Eritrea grappled virtually for a century with the colossal task of wresting national independence and dignity in two historic chapters with a well-defined vision. Subsequent to the sardonic disparagement against Eritrea’s strong political and pacific struggles that had been in force in mid 1940s through the end of 1950s, the Eritrean people,devoid of external support, took up arms against enemies and their backers with superior capacity and waged bitter struggle with tremendous sacrifice. The foremost key to the success of the Eritrean people, who rid itself through stoicism, perseverance, political maturity and work ethic of colonialism and its legacies as well as achieved national independence and dignity, is but its clear-cut vision. Despite the Eritrean people achieved national independence and sovereignty both militarily and legally, this same people did not take such historic accomplishment as the concluding chapter of its struggle, but rather, the beginning of a new chapter.Needless to say, the Eritrean people was well aware of the fact that the country faces the task of building a peaceful, just and prosperous society—a task which is more difficult and more complicated than the past task of achieving independence.At a time during which some self-serving individuals were,upon accomplishment of independence, flocking towards Asmara with a view to earningprivileged circumstancesand power,the Eritrean People’s Liberation Front—EPLF— whose glorious independence attained with huge sacrificehas only few equals in the trail it blazed, did not opt to simply immerse itself in such source of pride,or,expect a recompense or concession. Instead, the EPLF prudently geared up itself for further sacrificesswearing an oath:
“We, the generation that brought about independence, have shouldered the historic responsibility to pass on to future generations the basic elements for modern and just society. The struggle to build a better future for the people of Eritrea starts in earnest after independence.The actions we take and the choices we make at this historical juncture represent a rare opportunity, the proper use of which is a heavy responsibility and thus, a big historical challenge. …The mission is only half-complete.The mission must be concluded by building an independent and modern Eritrea… We can bring lasting peace, justice and prosperity to our Eritrea. We owe it to ourselves, to our martyrs and to our children to make Eritrea a country to be proud of and worthy of the tremendous sacrifices we paid for its independence.”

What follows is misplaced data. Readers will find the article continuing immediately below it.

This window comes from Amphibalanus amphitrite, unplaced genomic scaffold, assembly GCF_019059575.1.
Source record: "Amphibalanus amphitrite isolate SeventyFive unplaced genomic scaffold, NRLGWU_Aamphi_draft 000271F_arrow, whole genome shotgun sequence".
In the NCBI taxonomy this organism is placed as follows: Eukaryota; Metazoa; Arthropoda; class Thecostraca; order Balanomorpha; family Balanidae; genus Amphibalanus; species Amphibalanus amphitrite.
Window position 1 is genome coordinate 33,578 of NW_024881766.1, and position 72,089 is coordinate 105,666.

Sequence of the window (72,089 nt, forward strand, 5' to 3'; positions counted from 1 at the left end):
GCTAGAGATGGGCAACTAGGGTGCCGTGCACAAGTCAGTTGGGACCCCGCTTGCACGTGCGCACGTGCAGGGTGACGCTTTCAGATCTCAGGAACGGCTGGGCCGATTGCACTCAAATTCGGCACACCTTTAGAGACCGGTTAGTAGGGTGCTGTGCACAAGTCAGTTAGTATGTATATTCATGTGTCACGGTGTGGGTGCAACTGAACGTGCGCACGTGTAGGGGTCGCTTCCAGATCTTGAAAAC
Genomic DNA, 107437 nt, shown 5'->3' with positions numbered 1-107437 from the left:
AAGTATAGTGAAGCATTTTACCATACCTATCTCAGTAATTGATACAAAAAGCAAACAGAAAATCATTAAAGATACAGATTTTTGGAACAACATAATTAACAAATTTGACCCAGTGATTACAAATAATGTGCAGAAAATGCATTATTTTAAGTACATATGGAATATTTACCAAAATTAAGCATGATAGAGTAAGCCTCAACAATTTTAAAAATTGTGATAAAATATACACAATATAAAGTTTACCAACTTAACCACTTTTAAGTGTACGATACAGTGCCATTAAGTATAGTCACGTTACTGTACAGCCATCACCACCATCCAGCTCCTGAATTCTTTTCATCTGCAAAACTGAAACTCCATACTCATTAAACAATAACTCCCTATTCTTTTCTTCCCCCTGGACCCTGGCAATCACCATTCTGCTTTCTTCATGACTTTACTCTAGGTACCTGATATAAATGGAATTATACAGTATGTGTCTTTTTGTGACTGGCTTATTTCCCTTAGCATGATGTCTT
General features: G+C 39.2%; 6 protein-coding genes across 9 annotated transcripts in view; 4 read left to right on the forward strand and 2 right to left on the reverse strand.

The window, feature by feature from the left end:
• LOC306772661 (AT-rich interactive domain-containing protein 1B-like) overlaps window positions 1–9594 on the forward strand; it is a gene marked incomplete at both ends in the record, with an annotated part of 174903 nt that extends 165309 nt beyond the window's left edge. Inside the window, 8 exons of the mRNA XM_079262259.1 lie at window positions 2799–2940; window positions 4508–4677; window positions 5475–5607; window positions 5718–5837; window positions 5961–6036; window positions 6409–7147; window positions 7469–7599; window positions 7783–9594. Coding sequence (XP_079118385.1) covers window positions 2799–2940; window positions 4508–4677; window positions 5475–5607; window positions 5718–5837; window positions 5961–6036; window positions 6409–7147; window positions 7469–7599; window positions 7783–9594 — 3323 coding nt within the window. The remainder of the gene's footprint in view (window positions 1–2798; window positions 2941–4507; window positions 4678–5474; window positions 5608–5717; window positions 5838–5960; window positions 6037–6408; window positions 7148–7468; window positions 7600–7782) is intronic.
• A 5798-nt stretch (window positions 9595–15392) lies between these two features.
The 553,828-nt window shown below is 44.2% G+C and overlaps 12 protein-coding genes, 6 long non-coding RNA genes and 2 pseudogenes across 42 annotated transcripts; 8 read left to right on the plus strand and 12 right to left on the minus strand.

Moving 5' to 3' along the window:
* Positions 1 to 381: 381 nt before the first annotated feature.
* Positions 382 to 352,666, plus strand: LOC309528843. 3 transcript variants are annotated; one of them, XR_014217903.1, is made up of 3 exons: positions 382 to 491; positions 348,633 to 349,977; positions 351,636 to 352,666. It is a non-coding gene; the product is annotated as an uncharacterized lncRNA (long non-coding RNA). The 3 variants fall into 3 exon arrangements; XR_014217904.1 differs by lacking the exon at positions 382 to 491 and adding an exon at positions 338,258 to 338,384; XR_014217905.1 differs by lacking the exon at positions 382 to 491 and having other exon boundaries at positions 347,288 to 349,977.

This was a visionary covenant the EPLF entered in the wake of independence. Good intention alone, however, is not sufficient.In keeping with the said vision, the Front drafted a document, which took stock ofpolitical programs, military strategies, and strong and mature organizations, in a manner that fostersthe buildingof a modern and just society. The vision embraced in the document can be summarized into six basic goals:
National Harmony.1. For the people of Eritrea to live in harmony, peace and stabil¬ity, with no distinction along regional, ethnic, linguistic, religious, gender or class lines.
Political Democracy. 2. For the people of Eritrea, to be active participants and become decision-makers in the administration and conduct of their lives and of their country, with their rights guaranteed by law and in practice.People’s participation does not mean merely voting in occasional elections. The people should participate in all decisions that touch their lives and their country, from the inception to the implementation of ideas.
Economic and Social Development. 3. For Eritrea to progress socially and economically in the areas of education, technology and the standard of living.
Social Justice (Economic and Social Democracy). 4. Equitable distribution of wealth, services and opportunities, and special attention to be paid to the most disadvantaged sections of society.
Cultural Revival. 5. Drawing on our rich cultural heritage and on the progressive values we developed during the liberation struggle, to develop an Eritrean culture characterized by love of country, respect for humanity, solidarity between men and women, love of truth and justice, respect for law, hard work, self-confidence, self-reliance, open mindedness and inventiveness.
Regional and International Cooperation. 6. For Eritrea to become a respected member of the international community, by coexisting in harmony and cooperation with its neighbors; and by contributing, to the extent of its capability, to regional and global peace, security and development.
Premised on Six basic principles—national unity, active public participation, the human element, linkage between national and social struggles, self-reliance, and finally, a strong relationship between people and leadership—the Front has been engaged for the past 21 years in translating the guidelines detailed in the documentfor its activities into reality. The guiding principles constituting the strategic mission and plan of action for national development highlight the fact that it remains Eritrea’s long-cherished,unwavering goal to ensure political stability, national harmony, socio-economic development, social justice and cultural progress through according primacy for the development of marginalized sections of the society and bringing the people together,thereby opening up equal and just opportunities for all.
It further states that the EPLF-led Government of Eritreahas a clear-cut vision and strong commitment cherished from the outset. Integral to its noblegoal, the Front has made tremendous strides in fulfilling the people’s material and cultural needs by implementing its vision throughthe pragmatic philosophy of social justice and humanity. There lies the secret to success! The key is but grand vision!